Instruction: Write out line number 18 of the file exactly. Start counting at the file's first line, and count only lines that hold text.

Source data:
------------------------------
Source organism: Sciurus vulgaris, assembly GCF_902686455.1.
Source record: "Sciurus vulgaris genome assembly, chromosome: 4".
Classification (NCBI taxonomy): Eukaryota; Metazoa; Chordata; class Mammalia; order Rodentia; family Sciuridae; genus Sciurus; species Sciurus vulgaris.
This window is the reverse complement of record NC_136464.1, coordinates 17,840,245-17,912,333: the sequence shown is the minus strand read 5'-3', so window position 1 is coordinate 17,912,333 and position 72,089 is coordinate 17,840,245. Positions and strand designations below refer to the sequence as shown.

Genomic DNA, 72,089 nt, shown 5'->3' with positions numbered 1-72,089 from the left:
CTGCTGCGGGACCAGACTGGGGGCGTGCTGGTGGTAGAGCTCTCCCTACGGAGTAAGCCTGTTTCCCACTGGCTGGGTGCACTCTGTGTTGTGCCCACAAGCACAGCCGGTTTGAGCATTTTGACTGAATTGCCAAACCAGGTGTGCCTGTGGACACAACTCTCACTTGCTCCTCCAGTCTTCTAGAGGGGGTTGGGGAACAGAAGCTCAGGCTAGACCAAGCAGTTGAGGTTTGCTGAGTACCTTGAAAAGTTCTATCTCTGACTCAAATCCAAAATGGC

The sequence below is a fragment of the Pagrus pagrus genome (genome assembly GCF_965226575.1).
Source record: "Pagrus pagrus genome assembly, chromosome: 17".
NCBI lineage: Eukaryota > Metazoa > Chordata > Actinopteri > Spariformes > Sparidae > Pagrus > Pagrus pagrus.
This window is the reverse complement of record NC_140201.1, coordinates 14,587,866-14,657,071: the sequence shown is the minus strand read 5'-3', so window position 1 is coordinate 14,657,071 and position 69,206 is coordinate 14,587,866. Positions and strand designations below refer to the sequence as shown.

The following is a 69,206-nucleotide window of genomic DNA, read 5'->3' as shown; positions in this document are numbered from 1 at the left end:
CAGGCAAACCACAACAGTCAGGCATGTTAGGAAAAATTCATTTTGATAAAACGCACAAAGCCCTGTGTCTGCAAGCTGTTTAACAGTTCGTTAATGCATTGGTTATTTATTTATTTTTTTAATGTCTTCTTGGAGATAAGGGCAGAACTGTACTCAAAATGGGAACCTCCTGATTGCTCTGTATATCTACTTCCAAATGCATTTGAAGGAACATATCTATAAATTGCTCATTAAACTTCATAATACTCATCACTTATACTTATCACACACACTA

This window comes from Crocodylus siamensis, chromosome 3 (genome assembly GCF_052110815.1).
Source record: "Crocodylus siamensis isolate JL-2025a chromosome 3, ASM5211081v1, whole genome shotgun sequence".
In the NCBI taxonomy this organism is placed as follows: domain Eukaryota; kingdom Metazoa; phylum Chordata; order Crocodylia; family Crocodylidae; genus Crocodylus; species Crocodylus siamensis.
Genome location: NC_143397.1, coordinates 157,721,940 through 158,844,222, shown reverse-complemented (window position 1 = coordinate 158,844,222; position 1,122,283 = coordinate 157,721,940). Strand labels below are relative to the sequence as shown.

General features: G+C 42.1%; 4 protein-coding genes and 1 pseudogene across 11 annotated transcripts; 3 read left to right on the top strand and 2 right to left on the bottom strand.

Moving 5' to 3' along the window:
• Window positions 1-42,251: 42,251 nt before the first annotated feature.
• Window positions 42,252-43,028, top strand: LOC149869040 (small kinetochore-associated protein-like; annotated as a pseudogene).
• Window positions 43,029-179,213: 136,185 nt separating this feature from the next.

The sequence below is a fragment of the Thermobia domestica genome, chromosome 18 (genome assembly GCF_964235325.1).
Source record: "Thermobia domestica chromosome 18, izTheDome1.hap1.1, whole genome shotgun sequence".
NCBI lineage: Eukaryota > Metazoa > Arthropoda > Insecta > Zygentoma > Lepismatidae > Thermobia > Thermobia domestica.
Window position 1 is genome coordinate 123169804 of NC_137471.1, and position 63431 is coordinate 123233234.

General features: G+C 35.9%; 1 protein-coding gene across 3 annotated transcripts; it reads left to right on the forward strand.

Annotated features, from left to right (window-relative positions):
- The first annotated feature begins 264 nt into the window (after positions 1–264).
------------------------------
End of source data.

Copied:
Moving 5' to 3' along the window: